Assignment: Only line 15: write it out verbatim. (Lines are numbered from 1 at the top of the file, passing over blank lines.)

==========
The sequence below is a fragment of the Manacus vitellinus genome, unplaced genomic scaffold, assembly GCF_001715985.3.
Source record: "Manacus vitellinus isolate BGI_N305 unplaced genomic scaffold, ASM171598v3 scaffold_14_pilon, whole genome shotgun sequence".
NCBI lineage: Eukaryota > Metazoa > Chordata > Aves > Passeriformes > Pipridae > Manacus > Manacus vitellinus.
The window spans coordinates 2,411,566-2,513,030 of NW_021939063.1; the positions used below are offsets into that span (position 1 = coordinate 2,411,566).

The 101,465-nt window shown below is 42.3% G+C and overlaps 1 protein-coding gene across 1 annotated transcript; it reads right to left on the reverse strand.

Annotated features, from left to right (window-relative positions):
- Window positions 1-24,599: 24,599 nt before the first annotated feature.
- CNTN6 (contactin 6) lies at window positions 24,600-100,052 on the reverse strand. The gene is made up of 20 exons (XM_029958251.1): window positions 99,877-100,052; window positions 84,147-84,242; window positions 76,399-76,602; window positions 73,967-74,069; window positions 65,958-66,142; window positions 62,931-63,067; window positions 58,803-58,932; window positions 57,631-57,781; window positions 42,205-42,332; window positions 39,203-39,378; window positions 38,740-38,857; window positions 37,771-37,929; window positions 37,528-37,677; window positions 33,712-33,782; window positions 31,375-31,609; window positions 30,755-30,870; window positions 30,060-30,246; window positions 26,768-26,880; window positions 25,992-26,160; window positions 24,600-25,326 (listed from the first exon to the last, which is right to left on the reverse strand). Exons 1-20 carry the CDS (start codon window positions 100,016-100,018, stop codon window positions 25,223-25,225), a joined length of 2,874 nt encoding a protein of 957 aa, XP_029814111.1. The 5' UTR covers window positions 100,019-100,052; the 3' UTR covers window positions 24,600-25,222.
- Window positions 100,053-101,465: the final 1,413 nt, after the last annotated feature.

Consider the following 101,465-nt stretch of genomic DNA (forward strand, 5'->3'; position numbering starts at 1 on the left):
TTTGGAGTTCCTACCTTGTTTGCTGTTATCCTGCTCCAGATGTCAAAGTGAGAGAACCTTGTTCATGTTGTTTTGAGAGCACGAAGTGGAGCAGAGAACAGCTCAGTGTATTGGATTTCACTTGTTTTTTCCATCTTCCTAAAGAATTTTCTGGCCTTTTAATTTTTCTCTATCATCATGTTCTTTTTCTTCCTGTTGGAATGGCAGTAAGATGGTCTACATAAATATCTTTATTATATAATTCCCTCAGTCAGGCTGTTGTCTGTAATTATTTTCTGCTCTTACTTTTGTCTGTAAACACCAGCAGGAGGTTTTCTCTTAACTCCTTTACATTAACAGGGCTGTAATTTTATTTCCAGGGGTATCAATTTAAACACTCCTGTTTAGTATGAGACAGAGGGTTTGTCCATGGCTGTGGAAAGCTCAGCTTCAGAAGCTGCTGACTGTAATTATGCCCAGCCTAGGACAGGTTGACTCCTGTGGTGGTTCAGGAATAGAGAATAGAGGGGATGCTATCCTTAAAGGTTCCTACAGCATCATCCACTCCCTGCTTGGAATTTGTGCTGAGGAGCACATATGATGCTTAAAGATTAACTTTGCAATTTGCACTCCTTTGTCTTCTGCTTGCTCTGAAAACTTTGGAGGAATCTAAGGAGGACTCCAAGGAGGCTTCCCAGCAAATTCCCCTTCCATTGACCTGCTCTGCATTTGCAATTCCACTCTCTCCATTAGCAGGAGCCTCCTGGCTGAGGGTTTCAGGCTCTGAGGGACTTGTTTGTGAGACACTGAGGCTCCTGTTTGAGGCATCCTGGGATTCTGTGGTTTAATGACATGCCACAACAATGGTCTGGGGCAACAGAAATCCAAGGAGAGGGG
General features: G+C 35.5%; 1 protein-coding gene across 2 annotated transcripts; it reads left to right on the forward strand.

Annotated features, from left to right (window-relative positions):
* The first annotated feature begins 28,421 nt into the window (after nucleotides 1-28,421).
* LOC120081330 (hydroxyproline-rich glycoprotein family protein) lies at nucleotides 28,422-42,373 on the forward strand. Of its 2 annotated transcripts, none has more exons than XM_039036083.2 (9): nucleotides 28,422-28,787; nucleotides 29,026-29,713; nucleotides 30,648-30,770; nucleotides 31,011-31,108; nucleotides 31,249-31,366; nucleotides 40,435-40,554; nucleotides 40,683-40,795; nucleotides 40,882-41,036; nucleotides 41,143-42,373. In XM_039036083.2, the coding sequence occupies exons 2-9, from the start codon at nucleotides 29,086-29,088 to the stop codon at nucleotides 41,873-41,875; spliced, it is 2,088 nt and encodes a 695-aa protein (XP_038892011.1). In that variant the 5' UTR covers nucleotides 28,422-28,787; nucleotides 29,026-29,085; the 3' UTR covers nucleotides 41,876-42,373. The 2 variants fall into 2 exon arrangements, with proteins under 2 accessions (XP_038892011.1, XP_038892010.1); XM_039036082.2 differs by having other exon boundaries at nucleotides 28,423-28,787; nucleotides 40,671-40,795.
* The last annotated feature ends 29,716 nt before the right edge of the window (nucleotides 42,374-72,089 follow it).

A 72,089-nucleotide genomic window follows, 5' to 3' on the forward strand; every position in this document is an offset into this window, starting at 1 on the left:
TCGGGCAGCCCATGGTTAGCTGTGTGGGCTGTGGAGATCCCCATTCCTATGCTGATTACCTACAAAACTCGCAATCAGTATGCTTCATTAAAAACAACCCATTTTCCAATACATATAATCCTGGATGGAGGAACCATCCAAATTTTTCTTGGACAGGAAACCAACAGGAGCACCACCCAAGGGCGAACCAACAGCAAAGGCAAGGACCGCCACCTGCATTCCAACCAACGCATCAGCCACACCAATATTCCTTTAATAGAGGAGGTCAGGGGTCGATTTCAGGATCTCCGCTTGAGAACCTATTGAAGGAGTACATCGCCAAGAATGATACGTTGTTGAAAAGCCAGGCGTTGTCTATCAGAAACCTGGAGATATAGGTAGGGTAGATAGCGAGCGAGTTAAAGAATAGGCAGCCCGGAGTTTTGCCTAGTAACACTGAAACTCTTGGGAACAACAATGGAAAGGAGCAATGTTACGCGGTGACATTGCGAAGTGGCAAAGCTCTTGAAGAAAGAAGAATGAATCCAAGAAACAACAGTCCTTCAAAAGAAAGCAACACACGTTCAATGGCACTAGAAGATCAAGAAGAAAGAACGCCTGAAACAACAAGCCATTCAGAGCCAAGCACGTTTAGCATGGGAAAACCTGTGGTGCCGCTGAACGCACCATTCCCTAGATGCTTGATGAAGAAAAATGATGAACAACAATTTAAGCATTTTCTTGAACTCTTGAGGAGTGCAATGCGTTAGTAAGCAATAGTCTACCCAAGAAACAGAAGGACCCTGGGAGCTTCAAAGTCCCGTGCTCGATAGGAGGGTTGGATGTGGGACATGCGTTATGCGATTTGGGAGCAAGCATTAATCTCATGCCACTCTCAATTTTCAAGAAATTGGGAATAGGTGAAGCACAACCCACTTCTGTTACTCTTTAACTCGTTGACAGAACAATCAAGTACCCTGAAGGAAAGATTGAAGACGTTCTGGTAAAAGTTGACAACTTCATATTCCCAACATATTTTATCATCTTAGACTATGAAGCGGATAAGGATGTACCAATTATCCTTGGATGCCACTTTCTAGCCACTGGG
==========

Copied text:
* LOC120081330 (hydroxyproline-rich glycoprotein family protein) lies at nucleotides 28,422-42,373 on the forward strand. Of its 2 annotated transcripts, none has more exons than XM_039036083.2 (9): nucleotides 28,422-28,787; nucleotides 29,026-29,713; nucleotides 30,648-30,770; nucleotides 31,011-31,108; nucleotides 31,249-31,366; nucleotides 40,435-40,554; nucleotides 40,683-40,795; nucleotides 40,882-41,036; nucleotides 41,143-42,373. In XM_039036083.2, the coding sequence occupies exons 2-9, from the start codon at nucleotides 29,086-29,088 to the stop codon at nucleotides 41,873-41,875; spliced, it is 2,088 nt and encodes a 695-aa protein (XP_038892011.1). In that variant the 5' UTR covers nucleotides 28,422-28,787; nucleotides 29,026-29,085; the 3' UTR covers nucleotides 41,876-42,373. The 2 variants fall into 2 exon arrangements, with proteins under 2 accessions (XP_038892011.1, XP_038892010.1); XM_039036082.2 differs by having other exon boundaries at nucleotides 28,423-28,787; nucleotides 40,671-40,795.